Real life

It is a biological fact that wombat faeces are approximately cube shaped. Wombat poop: Scientists reveal mystery behind cube-shaped droppings

enter image description here

It is also the case that wombats tend to make piles of poop although these piles are somewhat random in shape.


In a fictional world wombats have evolved to be more and more intelligent and have now reached a stage where they build actual houses and enclosures from their cube-shaped droppings.


How can the wombats make effective door furniture (hinges, latches etc.) purely from natural materials?


There is no contact with humans or other intelligent life-forms.

The wombats are pre-stone-age (they cannot shape stone) so everything they make must be of natural materials from their local habitat. They have not yet discovered the secret of fire.

Wombats make mortar/glue for their structures by eating a plant that gives them diarrhoea. They poop this between the layers of 'bricks' to stick them together. A so-called "dry" wombat and "wet" wombat pair can build as a team.

To a limited extent, they can pour diarrhoea into crude moulds that are left in the sun to dry.

Smaller artefacts such as tables and chairs can be made from gluing together the smaller droppings of juveniles.

Rather annoyingly for them, the wombats have developed opposable thumbs on their hind-feet but not their fore-feet. By making a hollow in the ground, they can lean back and use all four feet to do reasonably difficult things such as tie basic knots.

Picture of real-world wombat hind feet enter image description here

Please ask for more details as necessary before answering.

  • $\begingroup$ Do the wombats have opposable thumbs as well as intelligence? Also note that wombat poop crumbles easily, unlike wombats themselves it is not at all impact-resistant. $\endgroup$ Apr 30, 2021 at 12:16
  • $\begingroup$ @KerrAvon2055 - added to Assumptions. Suggestions for strengthening the poop welcomed. Although non-crumbly poop could have evolved as well if necessary $\endgroup$ Apr 30, 2021 at 13:43
  • $\begingroup$ VTC: story based, as premise has nothing to do with the question. If u like the substance to be in list of natural materials, fine tell your story u envision. Wood is perfectly natural material and can be, is and was used for purposes in question. More so it useful on smaller scale, more of it awailable on demand, chewy. $\endgroup$
    – MolbOrg
    May 1, 2021 at 9:38

3 Answers 3


If their droppings can be used to glue things together, they can use them to glue branches and twigs in a shape suitable to close the entrance, in a fashion similar to those in the pics (without the white ropes)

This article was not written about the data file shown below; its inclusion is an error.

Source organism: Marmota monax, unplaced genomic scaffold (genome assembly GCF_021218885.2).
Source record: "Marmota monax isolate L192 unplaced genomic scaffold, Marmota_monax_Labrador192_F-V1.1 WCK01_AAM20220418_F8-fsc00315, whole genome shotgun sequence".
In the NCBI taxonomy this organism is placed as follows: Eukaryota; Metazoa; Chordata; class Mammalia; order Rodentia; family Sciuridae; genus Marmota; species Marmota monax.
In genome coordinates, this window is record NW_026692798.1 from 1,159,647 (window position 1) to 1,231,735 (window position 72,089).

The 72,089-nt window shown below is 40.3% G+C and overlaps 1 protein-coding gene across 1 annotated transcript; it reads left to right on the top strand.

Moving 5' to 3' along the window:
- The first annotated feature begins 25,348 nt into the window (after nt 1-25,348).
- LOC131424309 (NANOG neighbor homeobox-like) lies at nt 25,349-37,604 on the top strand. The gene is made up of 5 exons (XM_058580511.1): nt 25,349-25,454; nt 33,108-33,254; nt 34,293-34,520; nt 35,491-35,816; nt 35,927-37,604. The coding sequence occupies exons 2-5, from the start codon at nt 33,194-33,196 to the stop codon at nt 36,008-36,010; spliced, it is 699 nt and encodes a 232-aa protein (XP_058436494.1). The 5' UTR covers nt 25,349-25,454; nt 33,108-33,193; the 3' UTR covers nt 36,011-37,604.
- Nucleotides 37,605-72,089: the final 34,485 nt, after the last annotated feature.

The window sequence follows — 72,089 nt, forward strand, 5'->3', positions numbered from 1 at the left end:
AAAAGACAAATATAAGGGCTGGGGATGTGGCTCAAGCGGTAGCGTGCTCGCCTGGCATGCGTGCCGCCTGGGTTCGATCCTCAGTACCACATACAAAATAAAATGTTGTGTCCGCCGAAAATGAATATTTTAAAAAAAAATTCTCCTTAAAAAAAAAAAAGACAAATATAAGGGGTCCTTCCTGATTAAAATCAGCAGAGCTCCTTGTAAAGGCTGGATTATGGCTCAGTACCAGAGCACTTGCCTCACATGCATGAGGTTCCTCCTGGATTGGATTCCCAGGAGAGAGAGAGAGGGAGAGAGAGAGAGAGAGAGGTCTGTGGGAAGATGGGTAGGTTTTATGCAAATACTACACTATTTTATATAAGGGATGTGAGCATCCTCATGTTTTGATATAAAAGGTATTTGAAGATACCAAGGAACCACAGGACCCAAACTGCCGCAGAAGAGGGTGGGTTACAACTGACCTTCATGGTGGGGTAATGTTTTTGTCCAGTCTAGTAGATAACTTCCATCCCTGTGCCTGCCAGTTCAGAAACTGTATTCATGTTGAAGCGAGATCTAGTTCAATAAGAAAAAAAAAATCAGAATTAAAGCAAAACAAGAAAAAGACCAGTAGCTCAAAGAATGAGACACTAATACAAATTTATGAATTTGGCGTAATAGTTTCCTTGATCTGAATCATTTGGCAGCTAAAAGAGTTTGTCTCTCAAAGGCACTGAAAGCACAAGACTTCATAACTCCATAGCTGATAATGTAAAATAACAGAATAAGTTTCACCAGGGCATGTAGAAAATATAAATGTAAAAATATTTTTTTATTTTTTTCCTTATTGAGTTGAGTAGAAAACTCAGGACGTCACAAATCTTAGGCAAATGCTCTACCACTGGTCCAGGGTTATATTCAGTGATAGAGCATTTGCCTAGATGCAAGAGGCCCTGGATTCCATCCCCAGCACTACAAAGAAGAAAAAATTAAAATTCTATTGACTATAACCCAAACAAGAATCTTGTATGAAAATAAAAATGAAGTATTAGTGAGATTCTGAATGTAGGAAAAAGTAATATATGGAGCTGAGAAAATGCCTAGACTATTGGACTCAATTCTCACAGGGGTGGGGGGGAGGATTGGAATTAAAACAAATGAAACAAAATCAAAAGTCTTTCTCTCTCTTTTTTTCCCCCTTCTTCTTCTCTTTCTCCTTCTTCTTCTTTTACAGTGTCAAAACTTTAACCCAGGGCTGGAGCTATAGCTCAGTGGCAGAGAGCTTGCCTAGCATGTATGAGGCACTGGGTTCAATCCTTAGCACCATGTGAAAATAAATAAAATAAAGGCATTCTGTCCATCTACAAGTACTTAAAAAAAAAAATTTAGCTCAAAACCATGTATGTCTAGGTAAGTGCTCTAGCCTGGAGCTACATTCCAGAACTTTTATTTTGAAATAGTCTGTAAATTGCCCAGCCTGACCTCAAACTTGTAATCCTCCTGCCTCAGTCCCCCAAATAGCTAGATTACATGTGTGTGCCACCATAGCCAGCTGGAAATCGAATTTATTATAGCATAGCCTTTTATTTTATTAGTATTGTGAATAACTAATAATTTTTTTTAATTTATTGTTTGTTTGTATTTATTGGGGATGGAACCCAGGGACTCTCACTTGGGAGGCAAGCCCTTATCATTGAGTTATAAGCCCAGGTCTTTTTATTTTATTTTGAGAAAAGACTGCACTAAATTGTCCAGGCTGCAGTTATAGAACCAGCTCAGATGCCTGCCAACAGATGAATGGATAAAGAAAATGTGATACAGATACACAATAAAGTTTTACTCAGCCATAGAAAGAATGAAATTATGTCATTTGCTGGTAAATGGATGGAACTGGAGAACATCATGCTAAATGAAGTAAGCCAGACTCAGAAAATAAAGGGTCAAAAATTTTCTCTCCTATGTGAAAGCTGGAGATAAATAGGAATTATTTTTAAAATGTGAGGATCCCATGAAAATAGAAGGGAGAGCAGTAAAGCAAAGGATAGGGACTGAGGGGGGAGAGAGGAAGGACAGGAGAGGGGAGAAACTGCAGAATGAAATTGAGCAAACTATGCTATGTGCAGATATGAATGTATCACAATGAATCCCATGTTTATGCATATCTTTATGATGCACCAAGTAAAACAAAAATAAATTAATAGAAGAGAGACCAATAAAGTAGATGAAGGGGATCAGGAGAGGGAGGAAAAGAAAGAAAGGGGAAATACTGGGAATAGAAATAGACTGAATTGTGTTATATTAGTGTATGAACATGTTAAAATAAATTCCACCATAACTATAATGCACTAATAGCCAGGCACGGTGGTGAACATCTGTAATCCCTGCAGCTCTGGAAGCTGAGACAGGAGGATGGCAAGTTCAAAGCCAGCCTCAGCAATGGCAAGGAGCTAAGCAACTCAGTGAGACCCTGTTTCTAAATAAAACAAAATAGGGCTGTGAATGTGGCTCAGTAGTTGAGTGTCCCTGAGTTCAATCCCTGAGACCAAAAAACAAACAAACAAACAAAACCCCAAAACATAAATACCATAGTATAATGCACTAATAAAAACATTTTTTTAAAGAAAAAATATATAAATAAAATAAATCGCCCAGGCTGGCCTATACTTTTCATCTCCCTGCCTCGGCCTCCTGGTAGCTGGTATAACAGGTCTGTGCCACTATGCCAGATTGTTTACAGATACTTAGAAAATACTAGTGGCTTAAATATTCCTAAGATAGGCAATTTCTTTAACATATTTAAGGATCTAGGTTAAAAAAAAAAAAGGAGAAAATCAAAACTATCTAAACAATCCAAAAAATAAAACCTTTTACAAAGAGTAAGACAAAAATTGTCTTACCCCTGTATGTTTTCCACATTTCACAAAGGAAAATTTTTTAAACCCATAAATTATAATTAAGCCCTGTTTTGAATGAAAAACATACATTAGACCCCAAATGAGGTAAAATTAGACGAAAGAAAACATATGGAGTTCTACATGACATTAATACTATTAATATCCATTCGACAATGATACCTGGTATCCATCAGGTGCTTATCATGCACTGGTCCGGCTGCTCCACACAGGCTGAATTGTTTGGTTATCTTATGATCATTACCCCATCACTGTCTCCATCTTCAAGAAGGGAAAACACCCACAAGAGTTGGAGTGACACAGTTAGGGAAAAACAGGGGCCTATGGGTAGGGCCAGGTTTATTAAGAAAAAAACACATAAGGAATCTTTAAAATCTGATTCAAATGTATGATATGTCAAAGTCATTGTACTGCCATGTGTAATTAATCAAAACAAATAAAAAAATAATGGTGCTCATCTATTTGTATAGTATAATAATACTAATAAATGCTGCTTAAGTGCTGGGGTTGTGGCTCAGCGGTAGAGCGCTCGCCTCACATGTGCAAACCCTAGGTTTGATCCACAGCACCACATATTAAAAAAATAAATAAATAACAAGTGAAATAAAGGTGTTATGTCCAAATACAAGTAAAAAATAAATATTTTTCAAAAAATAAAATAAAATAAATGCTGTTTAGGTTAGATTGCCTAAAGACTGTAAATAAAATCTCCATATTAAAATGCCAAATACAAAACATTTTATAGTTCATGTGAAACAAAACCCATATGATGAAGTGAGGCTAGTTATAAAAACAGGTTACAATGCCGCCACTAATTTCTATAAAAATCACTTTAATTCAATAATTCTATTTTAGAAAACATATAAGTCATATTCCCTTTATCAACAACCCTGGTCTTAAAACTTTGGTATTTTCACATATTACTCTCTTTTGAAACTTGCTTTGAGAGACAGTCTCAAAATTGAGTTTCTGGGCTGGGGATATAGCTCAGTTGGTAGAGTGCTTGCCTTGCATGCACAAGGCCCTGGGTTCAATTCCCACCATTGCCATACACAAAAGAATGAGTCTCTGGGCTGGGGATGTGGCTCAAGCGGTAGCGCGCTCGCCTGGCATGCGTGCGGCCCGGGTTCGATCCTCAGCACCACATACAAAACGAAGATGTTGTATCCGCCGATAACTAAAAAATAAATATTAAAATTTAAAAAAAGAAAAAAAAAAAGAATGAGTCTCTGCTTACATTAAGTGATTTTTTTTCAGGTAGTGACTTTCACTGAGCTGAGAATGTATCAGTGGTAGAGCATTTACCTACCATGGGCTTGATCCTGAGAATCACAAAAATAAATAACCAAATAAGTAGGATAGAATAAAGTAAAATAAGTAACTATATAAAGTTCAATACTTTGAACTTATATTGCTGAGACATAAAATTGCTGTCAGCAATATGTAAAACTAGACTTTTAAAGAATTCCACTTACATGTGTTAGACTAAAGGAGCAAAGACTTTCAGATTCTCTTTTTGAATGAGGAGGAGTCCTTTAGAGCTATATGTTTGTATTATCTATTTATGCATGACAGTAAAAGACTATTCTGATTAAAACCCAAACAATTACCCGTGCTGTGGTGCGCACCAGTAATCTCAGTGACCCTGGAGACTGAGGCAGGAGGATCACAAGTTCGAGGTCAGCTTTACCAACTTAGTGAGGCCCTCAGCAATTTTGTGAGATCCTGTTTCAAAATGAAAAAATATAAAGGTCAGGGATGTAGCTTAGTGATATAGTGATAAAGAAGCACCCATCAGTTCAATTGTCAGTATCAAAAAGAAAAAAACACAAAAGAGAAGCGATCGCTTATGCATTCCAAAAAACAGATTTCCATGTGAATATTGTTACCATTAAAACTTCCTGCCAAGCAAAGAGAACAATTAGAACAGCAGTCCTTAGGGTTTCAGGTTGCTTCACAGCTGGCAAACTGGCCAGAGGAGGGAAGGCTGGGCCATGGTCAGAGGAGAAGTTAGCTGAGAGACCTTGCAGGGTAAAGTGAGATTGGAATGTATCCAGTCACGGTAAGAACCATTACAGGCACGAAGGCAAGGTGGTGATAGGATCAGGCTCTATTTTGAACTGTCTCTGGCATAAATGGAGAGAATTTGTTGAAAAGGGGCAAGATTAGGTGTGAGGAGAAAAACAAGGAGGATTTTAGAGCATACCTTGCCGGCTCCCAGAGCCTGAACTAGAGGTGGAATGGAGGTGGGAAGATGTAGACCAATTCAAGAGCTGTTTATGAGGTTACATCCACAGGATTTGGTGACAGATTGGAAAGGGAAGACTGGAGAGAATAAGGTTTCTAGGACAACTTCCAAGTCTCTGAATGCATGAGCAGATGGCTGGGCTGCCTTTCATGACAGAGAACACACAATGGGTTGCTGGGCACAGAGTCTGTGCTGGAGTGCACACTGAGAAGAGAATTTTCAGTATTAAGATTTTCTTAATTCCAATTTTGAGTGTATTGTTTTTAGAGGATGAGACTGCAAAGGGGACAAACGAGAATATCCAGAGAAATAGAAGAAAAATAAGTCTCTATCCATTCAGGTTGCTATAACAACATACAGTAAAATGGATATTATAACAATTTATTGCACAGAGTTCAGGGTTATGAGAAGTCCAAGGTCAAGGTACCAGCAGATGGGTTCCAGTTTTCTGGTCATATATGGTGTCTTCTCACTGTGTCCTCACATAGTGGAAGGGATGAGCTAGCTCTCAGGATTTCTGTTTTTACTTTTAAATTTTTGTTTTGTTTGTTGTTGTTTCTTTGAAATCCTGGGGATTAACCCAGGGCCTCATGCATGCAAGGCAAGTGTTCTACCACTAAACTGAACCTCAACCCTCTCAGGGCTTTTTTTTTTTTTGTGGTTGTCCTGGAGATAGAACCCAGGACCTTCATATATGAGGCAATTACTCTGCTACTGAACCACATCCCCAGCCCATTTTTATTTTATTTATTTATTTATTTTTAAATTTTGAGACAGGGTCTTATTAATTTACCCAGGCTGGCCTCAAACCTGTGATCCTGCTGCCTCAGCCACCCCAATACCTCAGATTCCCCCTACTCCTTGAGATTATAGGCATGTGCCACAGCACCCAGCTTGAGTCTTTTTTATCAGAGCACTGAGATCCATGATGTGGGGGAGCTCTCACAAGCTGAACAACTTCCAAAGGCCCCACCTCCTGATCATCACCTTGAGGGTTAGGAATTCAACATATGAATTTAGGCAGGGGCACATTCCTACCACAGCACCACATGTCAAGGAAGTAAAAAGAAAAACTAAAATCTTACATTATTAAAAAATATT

enter image description here

Until few decades ago in my home region farmers used to build recoveries in dry masonry using only stones, and the only thing they used as door where exactly those you see in the pic.

Metal or wooden doors were a luxury which became available way later, and there was no need for hinges and latches.

Your wombat can do the same.


Your wombats are essentially pooping mudbricks, so the easiest way to strengthen them would involve either breaking them apart and mixing in other materials (less fun and runs counter to your vision), or perhaps by altering their diet some more.

Since you already have a mortar specialist suffering diarrhea in the name of progress, perhaps the other wombat does the reverse - eats a bunch of solid material that'll stay solid all the way though to act as a temper - perhaps a particularly indigestible straw or rice husk equivalent to solidify and add strength to the literal bricks they'll be pushing out.

As mentioned by L. Dutch, doors and hinges are actually very advanced technology - these neolithic wombats are likely hanging skins or woven grass over their doors for a simple separation, or putting bundles of straw or similar in front of the door if something sturdier or more insulating is needed.

Finally, I hope both these workers are compensated appropriately - I have enough of a love-hate relationship with bricklaying without having to pass the bricks first!

  • $\begingroup$ @PcMan Per OP: They have not yet discovered the secret of fire. Wombats can only cure bricks under the summer sun. It is probably not sufficient to make them harder. $\endgroup$
    – Otkin
    May 1, 2021 at 6:12
  • $\begingroup$ @Otkin oops, correct. wow. no fire, no stone. Without those, also no significant woodworking. Reed and grass weaving would be the pinnacle of technology for them? definitely owch. $\endgroup$
    – PcMan
    May 1, 2021 at 10:40
  • $\begingroup$ @PcMan They can build mud huts (probably more efficient than brick houses anyway) and use rags for doors and window. $\endgroup$
    – Otkin
    May 2, 2021 at 18:14

There is no need for hinges and latches at this stage of technical development. A much more efficient approach would be building mudhuts and weaving rags for cover window and door openings. Rags can be glued or partially embedded into mud during the hut construction.

Use poop-bricks for furniture inside. That would help with brick softening/crumbling and other negative effects due to exposure to elements.


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